Asia shares mixed, China cuts rates as data disappoints


FILE PHOTO – People pass an electronic screen displaying Japan’s Nikkei stock price index in a conference hall in Tokyo, Japan June 14, 2022. REUTERS/Issei Kato

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  • Nikkei Rising, S&P 500 Futures Dip
  • PBOC cuts key interest rates, Chinese data misses forecasts
  • Eyes on Fed Minutes, US Retail Sales, Earnings

SYDNEY, Aug. 15 (Reuters) – Asian stocks were mixed Monday after China’s central bank cut key interest rates as a series of economic data fell short of forecasts, highlighting the need for more stimulus to boost the world’s second-largest economy. world to support.

Retail sales and industrial production both rose less than expected in July, contributing to the disappointing reading of new bank lending.

The cut in interest rates helped cushion the blow somewhat, allowing Chinese blue chips (.CSI300) to remain stable, while the yuan and bond yields declined. read more

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“These are further signs that post-Shanghai post-lockdown growth is rapidly slowing,” said Alvin Tan, a strategist at RBC. “Monetary policy is losing momentum, except possibly the exchange rate, with exports being the only bright spot in the economy.”

MSCI’s broadest index of Asia-Pacific stocks outside of Japan (.MIAPJ0000PUS) was flat, after jumping 0.9% last week.

Japan’s Nikkei (.N225) rose 1.1% as data showed the economy grew at an annualized 2.2% in the second quarter, slightly below estimates. read more

Investors remain concerned to see if Wall Street can sustain its rally, as hopes that US inflation has peaked this week will be tested by likely aggressive commentary from the Federal Reserve.

“Wednesday’s FOMC minutes should reinforce the aggressive tone of recent Fed speakers that they are far from done with rates and inflation,” warned Tapas Strickland, an economics director at NAB.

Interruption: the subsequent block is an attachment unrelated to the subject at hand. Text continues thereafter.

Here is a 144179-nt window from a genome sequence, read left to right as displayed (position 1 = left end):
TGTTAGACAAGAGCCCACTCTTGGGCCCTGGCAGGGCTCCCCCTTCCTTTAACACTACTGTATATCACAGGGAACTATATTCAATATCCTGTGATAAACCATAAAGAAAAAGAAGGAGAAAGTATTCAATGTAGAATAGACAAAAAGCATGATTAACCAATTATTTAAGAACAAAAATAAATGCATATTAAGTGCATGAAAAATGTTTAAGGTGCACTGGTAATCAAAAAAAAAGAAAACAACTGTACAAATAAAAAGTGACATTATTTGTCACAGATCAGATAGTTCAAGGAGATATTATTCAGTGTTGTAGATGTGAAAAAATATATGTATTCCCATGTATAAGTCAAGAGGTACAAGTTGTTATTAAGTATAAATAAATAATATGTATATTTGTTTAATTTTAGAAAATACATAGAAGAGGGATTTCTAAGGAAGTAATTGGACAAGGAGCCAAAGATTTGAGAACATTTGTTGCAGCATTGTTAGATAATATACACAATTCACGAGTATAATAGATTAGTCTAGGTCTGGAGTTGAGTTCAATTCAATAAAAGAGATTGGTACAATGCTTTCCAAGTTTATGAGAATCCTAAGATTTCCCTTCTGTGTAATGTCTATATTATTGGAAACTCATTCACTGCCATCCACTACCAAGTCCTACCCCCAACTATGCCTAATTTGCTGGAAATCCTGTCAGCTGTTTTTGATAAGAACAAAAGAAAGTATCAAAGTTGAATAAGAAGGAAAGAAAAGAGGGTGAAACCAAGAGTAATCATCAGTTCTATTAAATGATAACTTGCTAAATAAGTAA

Markets still give about a 50% chance that the Fed will raise 75 basis points in September and that yields will rise to about 3.50-3.75% by the end of the year.

Hopes for a soft economic landing will also be tested against data on US retail sales, which is expected to show a sharp slowdown in spending in July.

There is also a risk that revenues from major retailers, including Walmart (WMT.N) and Target (TGT.N), will be accompanied by warnings of a decline in demand.

Geopolitical risks remain high with a delegation of US lawmakers in Taiwan for a two-day trip. read more

EUROSTOXX 50 futures added 0.4% and FTSE futures were up 0.5%. S&P 500 futures and Nasdaq futures both fell about 0.2% after last week’s gains.

However, the S&P index is nearly 17% above its mid-June low and just 11% from its all-time high, amid bets that the worst inflation is over, at least in the United States.


“The leading indicators we observe support moderation with easing supply pressures, dwindling demand, money supply collapsing, falling prices and declining expectations,” BofA analysts said.

“Key components of headline inflation, including food and energy, are also at a turning point. Both Wall Street and Main Street now expect inflation to moderate.”

The bond market still seems doubtful that the Fed can deliver a soft landing, while the yield curve is still deeply inverted. The 2-year yield of 3.26% is 42 basis points higher than that for 10-year bonds.

Those yields have supported the US dollar, although it fell 0.8% against a basket of currencies last week as risk sentiment improved.

The euro held steady at $1.0249, after jumping 0.8% last week, though it shied away from resistance around $1.0368. Against the yen, the dollar stabilized at 133.23, after losing 1% last week.

“We still feel that the dollar rally will resume in the foreseeable future,” said Jonas Goltermann, senior economist at Capital Economics.

“A lot more good news about inflation will be needed before the Fed changes tack. The minutes from the last FOMC meeting and the Jackson Hole conference could further push back the idea that the Fed is ‘rotating’.”

The slump in the dollar caused a sort of reprieve for gold, which held around $1,794 an ounce after gaining 1% last week.

Oil prices fell as China’s disappointing data heightened concerns about global fuel demand.

The head of the world’s largest exporter, Saudi Aramco, said it is poised to ramp up production as production resumes at several offshore platforms in the US Gulf of Mexico after a brief hiatus last week.

Brent fell 99 cents to $97.16, while US crude fell 89 cents to $91.20 a barrel.

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Reporting by Wayne Cole; Editing by Sam Holmes and Raju Gopalakrishnan

Our Standards: The Thomson Reuters Trust Principles.

The Valley Voice
The Valley Voice
Christopher Brito is a social media producer and trending writer for The Valley Voice, with a focus on sports and stories related to race and culture.


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